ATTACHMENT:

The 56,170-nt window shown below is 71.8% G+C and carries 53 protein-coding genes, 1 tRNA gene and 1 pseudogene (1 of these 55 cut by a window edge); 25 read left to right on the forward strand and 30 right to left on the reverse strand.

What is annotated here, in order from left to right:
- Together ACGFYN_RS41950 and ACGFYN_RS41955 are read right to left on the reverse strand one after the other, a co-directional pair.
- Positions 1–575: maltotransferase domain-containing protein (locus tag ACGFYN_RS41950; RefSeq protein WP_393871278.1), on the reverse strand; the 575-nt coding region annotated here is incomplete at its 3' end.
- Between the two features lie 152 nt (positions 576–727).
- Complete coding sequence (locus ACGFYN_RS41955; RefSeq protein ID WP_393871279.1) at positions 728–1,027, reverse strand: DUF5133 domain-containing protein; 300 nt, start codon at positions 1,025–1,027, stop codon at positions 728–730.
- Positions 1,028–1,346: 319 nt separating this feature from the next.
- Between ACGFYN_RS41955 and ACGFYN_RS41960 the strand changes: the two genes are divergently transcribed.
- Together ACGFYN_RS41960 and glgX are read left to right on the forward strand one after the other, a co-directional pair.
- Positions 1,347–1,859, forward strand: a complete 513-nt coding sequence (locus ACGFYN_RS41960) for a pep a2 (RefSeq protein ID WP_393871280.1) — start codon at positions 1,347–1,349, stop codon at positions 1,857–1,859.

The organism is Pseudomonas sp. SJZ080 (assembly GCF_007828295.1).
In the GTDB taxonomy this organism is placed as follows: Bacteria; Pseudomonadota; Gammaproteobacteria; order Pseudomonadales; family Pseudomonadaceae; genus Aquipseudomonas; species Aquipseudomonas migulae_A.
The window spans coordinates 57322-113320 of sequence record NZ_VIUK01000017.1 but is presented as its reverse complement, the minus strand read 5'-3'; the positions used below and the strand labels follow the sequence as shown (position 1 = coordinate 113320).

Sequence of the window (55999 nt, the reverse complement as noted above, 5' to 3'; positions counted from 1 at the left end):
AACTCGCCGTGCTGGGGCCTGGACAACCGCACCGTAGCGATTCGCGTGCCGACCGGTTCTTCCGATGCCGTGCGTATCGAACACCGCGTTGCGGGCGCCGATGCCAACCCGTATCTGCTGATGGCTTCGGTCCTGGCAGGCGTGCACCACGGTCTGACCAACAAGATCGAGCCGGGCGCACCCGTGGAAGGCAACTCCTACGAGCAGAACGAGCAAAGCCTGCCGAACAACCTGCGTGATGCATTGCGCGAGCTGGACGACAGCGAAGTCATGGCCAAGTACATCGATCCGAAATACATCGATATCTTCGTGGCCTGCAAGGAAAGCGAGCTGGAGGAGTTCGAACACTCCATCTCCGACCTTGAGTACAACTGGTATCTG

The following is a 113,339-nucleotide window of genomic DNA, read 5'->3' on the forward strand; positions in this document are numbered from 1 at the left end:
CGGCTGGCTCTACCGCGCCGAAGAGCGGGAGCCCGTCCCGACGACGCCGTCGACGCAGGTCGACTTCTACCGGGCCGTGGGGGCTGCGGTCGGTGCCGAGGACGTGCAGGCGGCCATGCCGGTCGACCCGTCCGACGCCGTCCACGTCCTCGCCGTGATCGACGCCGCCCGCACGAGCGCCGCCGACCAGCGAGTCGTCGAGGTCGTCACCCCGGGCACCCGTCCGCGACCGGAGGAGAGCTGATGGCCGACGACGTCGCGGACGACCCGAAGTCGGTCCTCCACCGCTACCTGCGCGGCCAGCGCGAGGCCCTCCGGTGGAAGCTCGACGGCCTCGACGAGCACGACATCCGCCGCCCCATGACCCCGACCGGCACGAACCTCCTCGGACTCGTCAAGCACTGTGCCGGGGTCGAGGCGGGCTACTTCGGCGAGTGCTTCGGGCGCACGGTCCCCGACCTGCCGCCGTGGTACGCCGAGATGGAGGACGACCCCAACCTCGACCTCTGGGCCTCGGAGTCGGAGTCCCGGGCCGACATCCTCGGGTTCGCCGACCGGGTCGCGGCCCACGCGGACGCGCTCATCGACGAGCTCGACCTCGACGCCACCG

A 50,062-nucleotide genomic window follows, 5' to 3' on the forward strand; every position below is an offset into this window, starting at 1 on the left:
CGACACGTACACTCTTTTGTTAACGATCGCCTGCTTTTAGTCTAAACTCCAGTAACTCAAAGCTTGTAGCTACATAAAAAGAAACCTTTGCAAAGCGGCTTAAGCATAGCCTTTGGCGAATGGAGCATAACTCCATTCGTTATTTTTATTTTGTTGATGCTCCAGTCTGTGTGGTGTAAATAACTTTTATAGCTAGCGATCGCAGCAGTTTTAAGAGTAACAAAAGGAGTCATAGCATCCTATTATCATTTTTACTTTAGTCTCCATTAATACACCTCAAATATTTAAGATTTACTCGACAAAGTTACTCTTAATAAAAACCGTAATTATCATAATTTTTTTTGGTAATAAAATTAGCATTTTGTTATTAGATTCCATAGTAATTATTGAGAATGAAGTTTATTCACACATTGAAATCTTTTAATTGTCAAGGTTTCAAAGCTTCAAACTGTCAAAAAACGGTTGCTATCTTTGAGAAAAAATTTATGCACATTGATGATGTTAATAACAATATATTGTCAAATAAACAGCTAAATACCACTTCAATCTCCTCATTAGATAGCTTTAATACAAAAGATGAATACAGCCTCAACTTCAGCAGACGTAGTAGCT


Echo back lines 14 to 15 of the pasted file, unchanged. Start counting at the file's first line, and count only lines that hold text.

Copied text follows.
Sequence of the window (55999 nt, the reverse complement as noted above, 5' to 3'; positions counted from 1 at the left end):
AACTCGCCGTGCTGGGGCCTGGACAACCGCACCGTAGCGATTCGCGTGCCGACCGGTTCTTCCGATGCCGTGCGTATCGAACACCGCGTTGCGGGCGCCGATGCCAACCCGTATCTGCTGATGGCTTCGGTCCTGGCAGGCGTGCACCACGGTCTGACCAACAAGATCGAGCCGGGCGCACCCGTGGAAGGCAACTCCTACGAGCAGAACGAGCAAAGCCTGCCGAACAACCTGCGTGATGCATTGCGCGAGCTGGACGACAGCGAAGTCATGGCCAAGTACATCGATCCGAAATACATCGATATCTTCGTGGCCTGCAAGGAAAGCGAGCTGGAGGAGTTCGAACACTCCATCTCCGACCTTGAGTACAACTGGTATCTG